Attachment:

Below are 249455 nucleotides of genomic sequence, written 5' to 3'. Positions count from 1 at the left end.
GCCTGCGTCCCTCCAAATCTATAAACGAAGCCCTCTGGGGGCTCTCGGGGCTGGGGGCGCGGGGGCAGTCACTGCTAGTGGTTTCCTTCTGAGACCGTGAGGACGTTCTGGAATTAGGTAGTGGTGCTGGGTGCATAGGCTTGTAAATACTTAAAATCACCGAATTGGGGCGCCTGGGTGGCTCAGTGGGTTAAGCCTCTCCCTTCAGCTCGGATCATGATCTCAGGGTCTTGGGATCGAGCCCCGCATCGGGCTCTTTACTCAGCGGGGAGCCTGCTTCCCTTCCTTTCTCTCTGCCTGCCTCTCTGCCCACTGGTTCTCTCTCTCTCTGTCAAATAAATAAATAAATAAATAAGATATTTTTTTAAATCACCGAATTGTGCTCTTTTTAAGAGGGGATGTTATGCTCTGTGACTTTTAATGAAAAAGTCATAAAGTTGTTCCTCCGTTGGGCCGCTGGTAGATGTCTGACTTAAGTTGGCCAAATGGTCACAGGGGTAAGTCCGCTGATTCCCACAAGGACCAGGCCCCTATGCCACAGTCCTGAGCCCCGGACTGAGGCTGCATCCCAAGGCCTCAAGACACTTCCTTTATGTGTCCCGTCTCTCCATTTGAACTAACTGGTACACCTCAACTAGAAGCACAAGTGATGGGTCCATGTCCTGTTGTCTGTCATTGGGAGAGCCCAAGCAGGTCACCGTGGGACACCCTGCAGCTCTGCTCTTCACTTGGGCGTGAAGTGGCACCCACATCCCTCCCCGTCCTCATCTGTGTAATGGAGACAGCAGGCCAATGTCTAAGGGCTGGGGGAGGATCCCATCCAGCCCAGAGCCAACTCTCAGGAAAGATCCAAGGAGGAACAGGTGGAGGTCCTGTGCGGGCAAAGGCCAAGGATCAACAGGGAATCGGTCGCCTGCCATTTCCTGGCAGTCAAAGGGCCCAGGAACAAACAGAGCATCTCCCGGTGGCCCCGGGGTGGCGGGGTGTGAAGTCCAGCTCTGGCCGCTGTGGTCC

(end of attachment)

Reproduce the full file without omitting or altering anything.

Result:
Below are 249455 nucleotides of genomic sequence, written 5' to 3'. Positions count from 1 at the left end.
GCCTGCGTCCCTCCAAATCTATAAACGAAGCCCTCTGGGGGCTCTCGGGGCTGGGGGCGCGGGGGCAGTCACTGCTAGTGGTTTCCTTCTGAGACCGTGAGGACGTTCTGGAATTAGGTAGTGGTGCTGGGTGCATAGGCTTGTAAATACTTAAAATCACCGAATTGGGGCGCCTGGGTGGCTCAGTGGGTTAAGCCTCTCCCTTCAGCTCGGATCATGATCTCAGGGTCTTGGGATCGAGCCCCGCATCGGGCTCTTTACTCAGCGGGGAGCCTGCTTCCCTTCCTTTCTCTCTGCCTGCCTCTCTGCCCACTGGTTCTCTCTCTCTCTGTCAAATAAATAAATAAATAAATAAGATATTTTTTTAAATCACCGAATTGTGCTCTTTTTAAGAGGGGATGTTATGCTCTGTGACTTTTAATGAAAAAGTCATAAAGTTGTTCCTCCGTTGGGCCGCTGGTAGATGTCTGACTTAAGTTGGCCAAATGGTCACAGGGGTAAGTCCGCTGATTCCCACAAGGACCAGGCCCCTATGCCACAGTCCTGAGCCCCGGACTGAGGCTGCATCCCAAGGCCTCAAGACACTTCCTTTATGTGTCCCGTCTCTCCATTTGAACTAACTGGTACACCTCAACTAGAAGCACAAGTGATGGGTCCATGTCCTGTTGTCTGTCATTGGGAGAGCCCAAGCAGGTCACCGTGGGACACCCTGCAGCTCTGCTCTTCACTTGGGCGTGAAGTGGCACCCACATCCCTCCCCGTCCTCATCTGTGTAATGGAGACAGCAGGCCAATGTCTAAGGGCTGGGGGAGGATCCCATCCAGCCCAGAGCCAACTCTCAGGAAAGATCCAAGGAGGAACAGGTGGAGGTCCTGTGCGGGCAAAGGCCAAGGATCAACAGGGAATCGGTCGCCTGCCATTTCCTGGCAGTCAAAGGGCCCAGGAACAAACAGAGCATCTCCCGGTGGCCCCGGGGTGGCGGGGTGTGAAGTCCAGCTCTGGCCGCTGTGGTCC